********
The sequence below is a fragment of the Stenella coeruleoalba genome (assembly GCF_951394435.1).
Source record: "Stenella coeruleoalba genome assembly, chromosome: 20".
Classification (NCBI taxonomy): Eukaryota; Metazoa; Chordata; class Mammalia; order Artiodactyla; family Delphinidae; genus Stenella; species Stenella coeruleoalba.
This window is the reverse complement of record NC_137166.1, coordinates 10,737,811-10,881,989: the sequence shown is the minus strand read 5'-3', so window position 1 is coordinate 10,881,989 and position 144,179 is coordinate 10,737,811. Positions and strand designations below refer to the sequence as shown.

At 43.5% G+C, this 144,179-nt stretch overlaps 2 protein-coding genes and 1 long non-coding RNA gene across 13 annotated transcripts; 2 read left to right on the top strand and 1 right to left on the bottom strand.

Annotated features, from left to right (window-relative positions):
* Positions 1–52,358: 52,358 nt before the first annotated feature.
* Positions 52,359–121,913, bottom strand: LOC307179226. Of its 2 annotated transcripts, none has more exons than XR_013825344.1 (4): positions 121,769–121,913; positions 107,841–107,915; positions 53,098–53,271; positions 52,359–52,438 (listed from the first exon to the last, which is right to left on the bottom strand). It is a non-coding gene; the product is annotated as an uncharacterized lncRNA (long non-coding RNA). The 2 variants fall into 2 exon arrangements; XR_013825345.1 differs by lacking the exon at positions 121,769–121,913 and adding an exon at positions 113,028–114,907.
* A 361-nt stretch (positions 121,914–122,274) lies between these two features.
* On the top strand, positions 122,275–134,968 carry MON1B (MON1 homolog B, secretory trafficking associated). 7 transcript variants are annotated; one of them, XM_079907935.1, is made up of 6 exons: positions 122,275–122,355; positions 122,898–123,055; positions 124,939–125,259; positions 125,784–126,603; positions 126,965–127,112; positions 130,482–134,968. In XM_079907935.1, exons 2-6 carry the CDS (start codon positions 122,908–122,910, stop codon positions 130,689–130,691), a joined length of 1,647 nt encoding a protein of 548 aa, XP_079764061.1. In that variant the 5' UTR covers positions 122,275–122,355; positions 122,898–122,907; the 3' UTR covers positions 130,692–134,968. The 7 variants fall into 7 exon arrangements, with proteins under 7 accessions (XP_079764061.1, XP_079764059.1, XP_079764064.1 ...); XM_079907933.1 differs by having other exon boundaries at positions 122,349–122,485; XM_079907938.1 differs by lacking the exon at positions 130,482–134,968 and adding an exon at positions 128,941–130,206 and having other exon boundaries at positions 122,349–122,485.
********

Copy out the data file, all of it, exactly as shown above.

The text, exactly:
The sequence below is a fragment of the Stenella coeruleoalba genome (assembly GCF_951394435.1).
Source record: "Stenella coeruleoalba genome assembly, chromosome: 20".
Classification (NCBI taxonomy): Eukaryota; Metazoa; Chordata; class Mammalia; order Artiodactyla; family Delphinidae; genus Stenella; species Stenella coeruleoalba.
This window is the reverse complement of record NC_137166.1, coordinates 10,737,811-10,881,989: the sequence shown is the minus strand read 5'-3', so window position 1 is coordinate 10,881,989 and position 144,179 is coordinate 10,737,811. Positions and strand designations below refer to the sequence as shown.

At 43.5% G+C, this 144,179-nt stretch overlaps 2 protein-coding genes and 1 long non-coding RNA gene across 13 annotated transcripts; 2 read left to right on the top strand and 1 right to left on the bottom strand.

Annotated features, from left to right (window-relative positions):
* Positions 1–52,358: 52,358 nt before the first annotated feature.
* Positions 52,359–121,913, bottom strand: LOC307179226. Of its 2 annotated transcripts, none has more exons than XR_013825344.1 (4): positions 121,769–121,913; positions 107,841–107,915; positions 53,098–53,271; positions 52,359–52,438 (listed from the first exon to the last, which is right to left on the bottom strand). It is a non-coding gene; the product is annotated as an uncharacterized lncRNA (long non-coding RNA). The 2 variants fall into 2 exon arrangements; XR_013825345.1 differs by lacking the exon at positions 121,769–121,913 and adding an exon at positions 113,028–114,907.
* A 361-nt stretch (positions 121,914–122,274) lies between these two features.
* On the top strand, positions 122,275–134,968 carry MON1B (MON1 homolog B, secretory trafficking associated). 7 transcript variants are annotated; one of them, XM_079907935.1, is made up of 6 exons: positions 122,275–122,355; positions 122,898–123,055; positions 124,939–125,259; positions 125,784–126,603; positions 126,965–127,112; positions 130,482–134,968. In XM_079907935.1, exons 2-6 carry the CDS (start codon positions 122,908–122,910, stop codon positions 130,689–130,691), a joined length of 1,647 nt encoding a protein of 548 aa, XP_079764061.1. In that variant the 5' UTR covers positions 122,275–122,355; positions 122,898–122,907; the 3' UTR covers positions 130,692–134,968. The 7 variants fall into 7 exon arrangements, with proteins under 7 accessions (XP_079764061.1, XP_079764059.1, XP_079764064.1 ...); XM_079907933.1 differs by having other exon boundaries at positions 122,349–122,485; XM_079907938.1 differs by lacking the exon at positions 130,482–134,968 and adding an exon at positions 128,941–130,206 and having other exon boundaries at positions 122,349–122,485.